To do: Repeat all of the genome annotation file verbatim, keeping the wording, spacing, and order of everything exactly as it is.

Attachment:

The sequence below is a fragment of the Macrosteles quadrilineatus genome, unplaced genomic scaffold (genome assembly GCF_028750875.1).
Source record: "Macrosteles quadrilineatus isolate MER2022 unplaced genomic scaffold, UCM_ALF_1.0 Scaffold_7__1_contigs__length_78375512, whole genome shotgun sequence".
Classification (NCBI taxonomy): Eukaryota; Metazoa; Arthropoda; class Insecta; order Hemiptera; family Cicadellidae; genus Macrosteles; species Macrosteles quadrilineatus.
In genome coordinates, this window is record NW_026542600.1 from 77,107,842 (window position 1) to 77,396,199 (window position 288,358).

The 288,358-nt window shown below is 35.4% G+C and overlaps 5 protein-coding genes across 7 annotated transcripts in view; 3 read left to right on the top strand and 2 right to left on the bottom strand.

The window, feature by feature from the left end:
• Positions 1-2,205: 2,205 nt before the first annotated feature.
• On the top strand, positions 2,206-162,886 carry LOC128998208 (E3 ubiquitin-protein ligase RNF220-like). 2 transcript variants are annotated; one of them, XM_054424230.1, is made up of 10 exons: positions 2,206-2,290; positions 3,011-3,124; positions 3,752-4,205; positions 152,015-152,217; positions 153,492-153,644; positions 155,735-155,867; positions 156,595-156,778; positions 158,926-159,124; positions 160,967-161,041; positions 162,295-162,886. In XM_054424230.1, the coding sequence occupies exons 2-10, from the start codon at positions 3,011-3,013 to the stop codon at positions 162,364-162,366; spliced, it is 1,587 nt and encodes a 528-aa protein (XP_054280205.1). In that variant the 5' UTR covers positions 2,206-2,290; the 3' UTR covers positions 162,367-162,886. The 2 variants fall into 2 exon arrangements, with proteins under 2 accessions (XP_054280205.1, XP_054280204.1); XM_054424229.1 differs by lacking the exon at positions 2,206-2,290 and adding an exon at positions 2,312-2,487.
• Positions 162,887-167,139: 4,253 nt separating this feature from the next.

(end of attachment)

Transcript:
The sequence below is a fragment of the Macrosteles quadrilineatus genome, unplaced genomic scaffold (genome assembly GCF_028750875.1).
Source record: "Macrosteles quadrilineatus isolate MER2022 unplaced genomic scaffold, UCM_ALF_1.0 Scaffold_7__1_contigs__length_78375512, whole genome shotgun sequence".
Classification (NCBI taxonomy): Eukaryota; Metazoa; Arthropoda; class Insecta; order Hemiptera; family Cicadellidae; genus Macrosteles; species Macrosteles quadrilineatus.
In genome coordinates, this window is record NW_026542600.1 from 77,107,842 (window position 1) to 77,396,199 (window position 288,358).

The 288,358-nt window shown below is 35.4% G+C and overlaps 5 protein-coding genes across 7 annotated transcripts in view; 3 read left to right on the top strand and 2 right to left on the bottom strand.

The window, feature by feature from the left end:
• Positions 1-2,205: 2,205 nt before the first annotated feature.
• On the top strand, positions 2,206-162,886 carry LOC128998208 (E3 ubiquitin-protein ligase RNF220-like). 2 transcript variants are annotated; one of them, XM_054424230.1, is made up of 10 exons: positions 2,206-2,290; positions 3,011-3,124; positions 3,752-4,205; positions 152,015-152,217; positions 153,492-153,644; positions 155,735-155,867; positions 156,595-156,778; positions 158,926-159,124; positions 160,967-161,041; positions 162,295-162,886. In XM_054424230.1, the coding sequence occupies exons 2-10, from the start codon at positions 3,011-3,013 to the stop codon at positions 162,364-162,366; spliced, it is 1,587 nt and encodes a 528-aa protein (XP_054280205.1). In that variant the 5' UTR covers positions 2,206-2,290; the 3' UTR covers positions 162,367-162,886. The 2 variants fall into 2 exon arrangements, with proteins under 2 accessions (XP_054280205.1, XP_054280204.1); XM_054424229.1 differs by lacking the exon at positions 2,206-2,290 and adding an exon at positions 2,312-2,487.
• Positions 162,887-167,139: 4,253 nt separating this feature from the next.